The Bible text shows how Jesus reacts to the inability to use faith correctly with rather gruff words: How often shall I actually tell you …: ὦ γενεὰ ἄπιστος, ἕως πότε πρὸς ὑμᾶς ἔσομαι ; ἕως πότε ἀνέξομαι ὑμῶν – O faithless generation, how long am I to be with you? How long am I to bear with you? (Mark 9:19) For, Jesus said, it is really quite simple: πάντα δυνατὰ τῷ πιστεύοντι – All things are possible for one who believes. (Mark 9:23). Is this not an incredible statement? Especially for its addressees, who see themselves as believers.
First, then, the situation: there is a boy possessed by an unclean (ακαθαρτω) spirit, which drags him to and fro, sometimes throwing him into the fire and sometimes into the water, making him deaf and dumb (πνεῦμα ἄλαλον, κωφὸν, Mark 9:17 and 25). The only means of letting him out (ἐξελθεῖν), Jesus said, was to pray (τοῦτο τὸ γένος ἐν οὐδενὶ δύναται ἐξελθεῖν εἰ μὴ ἐν προσευχῇ) (Mark 9:28).
Raphael’s altarpiece depicts the prehistory of the redemption of the possessed man from his suffering, as the momentum of the Spirit in transfiguration. It turns out that spirit can be embodied by different agents: here not only by the resurrected Jesus (as soma pneumatikon) but also by the spirit-possessed people (as soma psychikon). (From Paul’s perspective, one could say: Raphael’s painting depicts a messianic time in which the Second Coming (παρουσία) of the Christos, the Anointed One, the Messiah is imminent).
Looking at the boy’s hoped-for deliverance from his suffering (Mark 9:12-29), from a possession that Matthew (17:15) also calls “moonstruck” (σεληνιάζεται, lunaticus), Raphael sets an impressive condensation of a gesture play of spirit healing. The gestures demonstrate the working of the spirit, or more precisely: the spirit demonstrates in the gestures its power, its possibilities and its mutability. It is this “sign” (semeion) that believers and prayers hope for when they ask not for a specific sign, but for a hint, a characteristic, a trace that a spiritual connection has been established in prayer.
In his General Audience on 12 November 2008, Benedict XVI spoke about the expectation of the Parousia, the coming of the Risen Christ, as Messiah, in Paul’s view. He calls it a “given of Paul’s teaching on eschatology” that “Jews and Gentiles” are united in the “universality of the call to faith” and that this is a “sign and anticipation of the future reality” in which the after becomes a before.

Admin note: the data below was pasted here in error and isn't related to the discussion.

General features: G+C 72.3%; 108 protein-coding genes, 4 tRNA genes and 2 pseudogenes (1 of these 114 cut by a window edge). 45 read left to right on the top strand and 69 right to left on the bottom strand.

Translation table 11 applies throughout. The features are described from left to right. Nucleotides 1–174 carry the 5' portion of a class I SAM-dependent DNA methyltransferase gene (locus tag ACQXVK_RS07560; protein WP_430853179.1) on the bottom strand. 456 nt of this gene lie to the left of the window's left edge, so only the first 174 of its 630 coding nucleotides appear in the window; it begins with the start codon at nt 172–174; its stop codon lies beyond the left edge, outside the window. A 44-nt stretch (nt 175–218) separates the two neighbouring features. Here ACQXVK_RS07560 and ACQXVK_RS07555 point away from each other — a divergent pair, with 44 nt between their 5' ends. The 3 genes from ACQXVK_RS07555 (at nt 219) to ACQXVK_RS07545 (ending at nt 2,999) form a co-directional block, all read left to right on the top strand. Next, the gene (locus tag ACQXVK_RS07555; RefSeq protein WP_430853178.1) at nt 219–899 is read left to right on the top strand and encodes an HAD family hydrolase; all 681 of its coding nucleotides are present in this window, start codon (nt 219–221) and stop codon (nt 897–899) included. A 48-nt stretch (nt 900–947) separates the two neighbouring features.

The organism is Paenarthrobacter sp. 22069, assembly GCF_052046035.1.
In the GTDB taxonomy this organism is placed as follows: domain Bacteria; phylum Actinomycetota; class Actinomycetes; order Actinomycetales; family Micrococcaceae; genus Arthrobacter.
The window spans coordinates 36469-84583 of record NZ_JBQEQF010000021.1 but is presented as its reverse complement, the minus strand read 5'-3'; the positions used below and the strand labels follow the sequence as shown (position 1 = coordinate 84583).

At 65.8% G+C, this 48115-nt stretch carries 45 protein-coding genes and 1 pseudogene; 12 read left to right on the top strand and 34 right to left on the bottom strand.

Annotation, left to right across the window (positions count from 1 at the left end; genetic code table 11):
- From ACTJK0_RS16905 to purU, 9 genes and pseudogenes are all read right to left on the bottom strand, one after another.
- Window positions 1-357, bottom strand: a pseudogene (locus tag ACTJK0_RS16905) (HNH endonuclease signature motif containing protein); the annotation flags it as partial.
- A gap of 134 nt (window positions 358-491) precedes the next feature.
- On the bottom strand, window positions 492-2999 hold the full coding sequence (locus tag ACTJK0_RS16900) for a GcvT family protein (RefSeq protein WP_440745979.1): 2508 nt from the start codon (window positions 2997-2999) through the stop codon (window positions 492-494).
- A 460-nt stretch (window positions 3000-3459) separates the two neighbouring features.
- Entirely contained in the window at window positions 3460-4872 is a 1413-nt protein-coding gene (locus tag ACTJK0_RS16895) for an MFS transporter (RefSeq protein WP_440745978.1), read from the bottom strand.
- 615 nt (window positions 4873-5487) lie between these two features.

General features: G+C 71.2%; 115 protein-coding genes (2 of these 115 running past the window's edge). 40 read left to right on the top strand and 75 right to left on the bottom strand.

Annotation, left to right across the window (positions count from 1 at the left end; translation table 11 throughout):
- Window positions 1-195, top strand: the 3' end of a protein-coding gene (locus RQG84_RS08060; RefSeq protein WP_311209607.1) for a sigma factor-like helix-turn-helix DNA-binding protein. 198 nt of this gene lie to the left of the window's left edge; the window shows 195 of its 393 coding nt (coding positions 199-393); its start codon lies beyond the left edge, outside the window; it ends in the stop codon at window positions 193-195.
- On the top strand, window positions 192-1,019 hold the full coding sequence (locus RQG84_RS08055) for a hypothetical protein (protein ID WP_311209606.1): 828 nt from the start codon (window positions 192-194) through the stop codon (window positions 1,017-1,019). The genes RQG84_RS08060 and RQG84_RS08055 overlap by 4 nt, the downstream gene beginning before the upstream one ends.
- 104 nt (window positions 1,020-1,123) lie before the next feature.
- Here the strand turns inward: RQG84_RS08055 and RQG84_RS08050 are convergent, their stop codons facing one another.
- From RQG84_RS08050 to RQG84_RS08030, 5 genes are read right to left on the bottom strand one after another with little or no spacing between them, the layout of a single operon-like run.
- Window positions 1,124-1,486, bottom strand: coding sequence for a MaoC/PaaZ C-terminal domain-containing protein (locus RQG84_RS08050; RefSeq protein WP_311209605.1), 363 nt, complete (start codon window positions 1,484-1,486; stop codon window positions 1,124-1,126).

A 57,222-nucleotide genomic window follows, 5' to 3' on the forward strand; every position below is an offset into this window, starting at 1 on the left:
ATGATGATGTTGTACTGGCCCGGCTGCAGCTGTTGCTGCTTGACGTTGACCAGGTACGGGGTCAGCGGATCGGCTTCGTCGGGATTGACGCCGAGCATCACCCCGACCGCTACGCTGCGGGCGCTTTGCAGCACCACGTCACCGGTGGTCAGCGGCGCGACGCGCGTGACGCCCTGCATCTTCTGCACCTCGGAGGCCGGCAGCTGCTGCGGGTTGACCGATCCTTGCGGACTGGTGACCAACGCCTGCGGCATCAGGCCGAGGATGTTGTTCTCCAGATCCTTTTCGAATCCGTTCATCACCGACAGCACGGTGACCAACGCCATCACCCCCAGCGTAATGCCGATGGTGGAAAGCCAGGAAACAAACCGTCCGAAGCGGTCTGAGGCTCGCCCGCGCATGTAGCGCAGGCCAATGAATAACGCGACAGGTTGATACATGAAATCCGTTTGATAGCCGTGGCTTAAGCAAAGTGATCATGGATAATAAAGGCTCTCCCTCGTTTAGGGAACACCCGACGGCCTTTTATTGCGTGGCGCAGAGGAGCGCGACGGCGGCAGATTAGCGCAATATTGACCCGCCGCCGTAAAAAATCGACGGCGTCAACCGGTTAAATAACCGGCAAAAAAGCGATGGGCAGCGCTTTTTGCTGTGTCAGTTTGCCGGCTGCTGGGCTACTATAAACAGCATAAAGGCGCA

(Those who understand “sign” more in the tradition of scientific theories of signs will find Benedict XVI’s use of the word in this context disconcerting. The Greek word that appears in Paul’s letters, but also in the Gospels and in the Acts of the Apostles, when referring to the presence of the Spirit, is semeion (σημεῖον). Gestures, then, testify to the efficacy of the Spirit. In this respect they only signify something to someone when they are understood as signs. But the Apostles in their Gospels, as also Paul in his Epistles, as even Benedict XVI in the passage quoted, refrain from pointing out what is being pointed to. They do not convey a concept of what is happening. They bring up its spirit. Whenever semeion appears as a signifier, there is no pointing out of what is being signified. When semeion is spoken of, one cannot actually “imagine” what is meant when it is said “There is a semeion.” This is similar with a bodily gestural indication. It witnesses the movement of the communication as such, the transmission of a “to be communicated”, not the designation of a communicated).
The gestures in Raphael’s Transfiguration are sage gestures. They show, depending on the movement choreographed by Raphael, both the possession by spirit of those acting in the painting and spirit as their possession, as well as its abuse. It is this that proves the gestures to be sages, gestures of pointing to something, of rejecting, of instructing, of referring, of instructing or rejecting, the attitude of those authorised to instruct, of the sages called to instruct and those not called to instruct. (There is a merely untranslatable play with the word “weisen” in German. It ist opposed zu “zeigen” passim in the text.)